Share On:

The North End

The North End, often referred to as Boston’s Little Italy, is one of the city’s oldest and most historic neighborhoods. With its narrow streets, historic sites, and abundance of Italian restaurants, bakeries, and cafes, the North End offers a charming European vibe in the heart of Boston. It is a popular destination for both tourists and locals seeking to enjoy its rich history, vibrant culture, and delicious cuisine.


The North End’s history stretches back to the early 17th century, making it one of the oldest continuously inhabited neighborhoods in Boston. It has witnessed significant events in American history, including the arrival of Puritan settlers, the infamous Salem Witch Trials, and the Revolutionary War. The North End was also home to Paul Revere and the location of his historic ride.

Throughout the 19th and 20th centuries, the North End experienced waves of immigration, with the largest influx being Italian immigrants who shaped the neighborhood’s character. By the early 20th century, the North End had developed into a bustling Italian-American community.


  • Historic Sites: The North End is home to the Paul Revere House and the Old North Church, which played pivotal roles during the American Revolution.
  • Population: While it has a small residential population, the North End swells with visitors, especially during the summer months.
  • Feast Festivals: The neighborhood is famous for its annual feast festivals, which celebrate various Italian saints and cultural heritage with music, processions, and food.


The North End is bordered by Commercial Street to the north, Atlantic Avenue to the east, and Cross Street to the south. It is conveniently located near the Boston Harbor and is within walking distance to other historic areas like Faneuil Hall and the Freedom Trail.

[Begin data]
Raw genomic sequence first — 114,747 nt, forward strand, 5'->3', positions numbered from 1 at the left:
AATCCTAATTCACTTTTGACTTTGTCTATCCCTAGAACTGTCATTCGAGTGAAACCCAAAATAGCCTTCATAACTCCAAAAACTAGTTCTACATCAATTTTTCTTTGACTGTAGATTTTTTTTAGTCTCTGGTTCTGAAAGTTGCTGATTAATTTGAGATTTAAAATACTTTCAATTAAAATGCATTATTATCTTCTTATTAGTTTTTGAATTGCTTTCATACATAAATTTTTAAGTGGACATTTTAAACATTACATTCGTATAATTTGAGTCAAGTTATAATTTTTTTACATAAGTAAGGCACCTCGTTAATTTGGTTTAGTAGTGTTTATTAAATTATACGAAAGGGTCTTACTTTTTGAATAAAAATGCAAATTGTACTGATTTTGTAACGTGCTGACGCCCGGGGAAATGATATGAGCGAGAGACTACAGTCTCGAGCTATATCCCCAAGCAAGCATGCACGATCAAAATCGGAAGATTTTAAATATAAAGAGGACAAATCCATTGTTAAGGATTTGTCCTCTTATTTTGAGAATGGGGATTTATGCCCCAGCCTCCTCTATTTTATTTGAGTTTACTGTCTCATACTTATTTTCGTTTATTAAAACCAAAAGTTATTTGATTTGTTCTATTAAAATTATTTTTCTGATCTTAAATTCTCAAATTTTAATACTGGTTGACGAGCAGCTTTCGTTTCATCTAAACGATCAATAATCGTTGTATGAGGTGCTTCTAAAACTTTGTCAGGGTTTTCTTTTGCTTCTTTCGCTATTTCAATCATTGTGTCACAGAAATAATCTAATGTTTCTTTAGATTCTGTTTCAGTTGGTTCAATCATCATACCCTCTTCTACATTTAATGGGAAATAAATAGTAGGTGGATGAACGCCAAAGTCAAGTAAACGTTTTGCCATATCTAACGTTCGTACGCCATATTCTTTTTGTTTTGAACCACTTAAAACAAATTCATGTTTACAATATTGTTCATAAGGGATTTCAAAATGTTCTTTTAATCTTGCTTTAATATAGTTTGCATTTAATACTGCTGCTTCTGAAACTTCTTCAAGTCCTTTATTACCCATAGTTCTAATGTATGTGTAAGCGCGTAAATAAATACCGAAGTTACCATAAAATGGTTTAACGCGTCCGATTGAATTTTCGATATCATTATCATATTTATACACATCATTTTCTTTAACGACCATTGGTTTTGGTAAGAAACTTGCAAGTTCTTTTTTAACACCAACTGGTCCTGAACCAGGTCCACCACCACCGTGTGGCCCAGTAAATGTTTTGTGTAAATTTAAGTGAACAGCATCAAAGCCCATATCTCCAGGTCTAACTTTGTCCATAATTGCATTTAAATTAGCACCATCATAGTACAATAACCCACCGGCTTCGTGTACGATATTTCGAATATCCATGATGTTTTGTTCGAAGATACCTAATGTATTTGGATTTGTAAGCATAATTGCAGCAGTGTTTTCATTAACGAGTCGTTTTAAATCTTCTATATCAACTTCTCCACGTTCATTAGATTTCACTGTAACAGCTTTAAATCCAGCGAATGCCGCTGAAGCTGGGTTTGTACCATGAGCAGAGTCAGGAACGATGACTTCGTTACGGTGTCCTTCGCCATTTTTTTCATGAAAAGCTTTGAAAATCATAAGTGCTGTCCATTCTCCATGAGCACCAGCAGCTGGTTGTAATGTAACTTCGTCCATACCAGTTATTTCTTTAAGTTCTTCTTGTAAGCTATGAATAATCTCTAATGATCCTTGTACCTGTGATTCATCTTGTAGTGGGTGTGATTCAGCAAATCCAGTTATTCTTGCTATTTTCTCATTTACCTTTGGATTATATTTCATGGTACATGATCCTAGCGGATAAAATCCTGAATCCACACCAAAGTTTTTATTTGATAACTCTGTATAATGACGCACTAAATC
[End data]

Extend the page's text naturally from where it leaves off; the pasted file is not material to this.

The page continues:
For more information about the North End, including upcoming events and local business listings, you can visit the North End Boston website:

Opening Hours

The North End is a neighborhood and is always open to the public. However, the hours of individual businesses such as restaurants, shops, and historic sites vary.

Things to Do

Culinary Exploration

Indulge in the rich Italian culinary tradition at one of the many restaurants or grab a cannoli from a famed bakery.

Historic Sites

Visit the Paul Revere House and the Old North Church to delve into the revolutionary history of the United States.

Walk the Freedom Trail

Follow the iconic red line that weaves through the North End, leading to 16 historically significant sites.

Explore the Harbor

Stroll along the waterfront for views of Boston Harbor or visit the nearby New England Aquarium.

Attend a Festival

Join in the festivities during the summer feast festivals, which fill the streets with music, food, and parades.

Tips For Visiting

  1. Comfortable Footwear: The North End’s cobblestone streets and sidewalks can be uneven, so wear comfortable shoes.
  2. Public Transportation: Utilize the MBTA, Boston’s public transit system; the Haymarket and Aquarium stations are nearby.
  3. Parking: Parking can be scarce, so consider using public parking garages or lots.
  4. Reservations: For dining at popular restaurants, especially on weekends, reservations are recommended.
  5. Walking Tours: Take a guided walking tour to learn more about the neighborhood’s history and hidden gems.


The North End of Boston is a neighborhood steeped in history with an unmistakable Italian flair. It’s a place where the past and present come together to offer an experience that engages all the senses. From the savory scents of Italian cooking that waft through the streets to the echoes of history around every corner, the North End is a must-visit destination for anyone looking to experience the heart and soul of Boston’s rich cultural tapestry. Whether you’re a history buff, a foodie, or simply in search of a vibrant community atmosphere, the North End welcomes you with open arms and promises an unforgettable visit.

Places to Visit